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Another Voice: Zero-tolerance policy has little resonance in Bible

By Dennis C. Duling 

On June 14, in Fort Wayne, Ind., Attorney General Jeff Sessions defended President Trump’s controversial “‘zero-tolerance’ prosecution policy at the border” (Sessions’ words) with the Bible: “I would cite you to the Apostle Paul and his clear and wise command in Romans 13, to obey the laws of the government because God has ordained them for the purpose of order.”

Columnist Michael Gerson challenged Trump and Sessions in a piece titled, “Trump backs away from border cruelty, but the tale of heresy has already been told.” I agree.

Trump has modified, but not abandoned, zero tolerance and there are still the issues of reuniting children with their families and Trump’s unconstitutional desire to deny immigrants due process.

As for Sessions, a Methodist Sunday school teacher, 640 Methodist clergy and laity have charged him with child abuse, immorality, racial discrimination and dissemination of doctrines contrary to the standards of doctrine of the United Methodist Church,” specifically, “misuse of Romans 13 to indicate the necessity of obedience to secular law . . .  in stark contrast to  . . .  (Methodist) commitments to supporting freedom of conscience and resistance to unjust laws.”

Romans 13:1-7 has been used as a proof text before by ecclesiastical officials who demand obedience to the horrific federal Fugitive Slave Act of 1850, or who insist that German Christians observe the principle of “passive obedience” (1930s), or who urge that South Africans obey apartheid law (1980s).

Romans 13:1-7 begins, “Let every person be subject to the governing authorities.” What should be said? Paul’s ethical exhortations are not always consistent. He held that authorities who were subordinate to obedience to God took precedence and they were instituted to punish evil doers, not bad ones (13:4).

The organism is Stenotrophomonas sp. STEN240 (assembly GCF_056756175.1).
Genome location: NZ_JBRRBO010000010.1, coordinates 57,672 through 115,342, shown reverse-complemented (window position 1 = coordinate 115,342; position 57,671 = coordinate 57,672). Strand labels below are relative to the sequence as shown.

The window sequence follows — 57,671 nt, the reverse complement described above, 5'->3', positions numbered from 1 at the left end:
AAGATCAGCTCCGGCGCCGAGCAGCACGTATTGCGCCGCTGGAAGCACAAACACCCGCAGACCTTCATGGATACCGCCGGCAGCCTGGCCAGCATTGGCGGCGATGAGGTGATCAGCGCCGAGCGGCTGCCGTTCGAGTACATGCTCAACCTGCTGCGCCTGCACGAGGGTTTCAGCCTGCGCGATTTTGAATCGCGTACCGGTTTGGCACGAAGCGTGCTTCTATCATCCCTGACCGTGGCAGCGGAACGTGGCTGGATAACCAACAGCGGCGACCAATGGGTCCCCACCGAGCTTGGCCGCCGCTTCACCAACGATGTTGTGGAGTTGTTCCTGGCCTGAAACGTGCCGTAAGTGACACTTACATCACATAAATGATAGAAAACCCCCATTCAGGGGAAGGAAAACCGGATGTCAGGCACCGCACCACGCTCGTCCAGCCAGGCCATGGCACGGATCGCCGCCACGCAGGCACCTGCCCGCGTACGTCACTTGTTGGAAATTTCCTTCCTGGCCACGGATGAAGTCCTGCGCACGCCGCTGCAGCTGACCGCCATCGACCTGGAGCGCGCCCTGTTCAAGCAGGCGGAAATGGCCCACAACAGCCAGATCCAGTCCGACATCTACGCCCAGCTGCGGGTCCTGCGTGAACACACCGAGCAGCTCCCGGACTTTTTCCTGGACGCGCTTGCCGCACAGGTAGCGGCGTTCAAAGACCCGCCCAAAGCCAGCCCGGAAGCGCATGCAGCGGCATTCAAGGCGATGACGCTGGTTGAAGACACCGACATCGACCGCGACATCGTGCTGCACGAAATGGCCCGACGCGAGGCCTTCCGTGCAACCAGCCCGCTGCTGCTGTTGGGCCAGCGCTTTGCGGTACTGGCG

Note: Its context is Christian love, highlighted by “he who loves his neighbor fulfills the law” (12:8). Paul had not yet been to Rome and was introducing himself to the poor Roman congregations; he did not want them to risk offending the powerful Emperor. So he urged paying taxes (13:7).

In general, the Bible is not a handbook of universal ethical norms, but revelation in the form of ancient human opinions. Recall, for example, that biblical passages also teach the prophetic rebuke of rulers and the identification of the evil Beast in Revelation as 666, a number the letters of which in Hebrew spell “Nero Caesar,” the Roman Emperor (13:18).

The Bible was also an authority for anti-slavery abolitionists, anti-Nazi members of the German Confessing Church (e.g., Dietrich Bonhoeffer), and anti-apartheid members of South Africa’s Dutch Reformed Mission Church, all of whom appealed to the Bible’s higher law, as do today’s faithful Methodists and others who are reflective about moral values.

Dennis C. Duling, Ph.D., is a professor emeritus in religious studies and theology at Canisius College.

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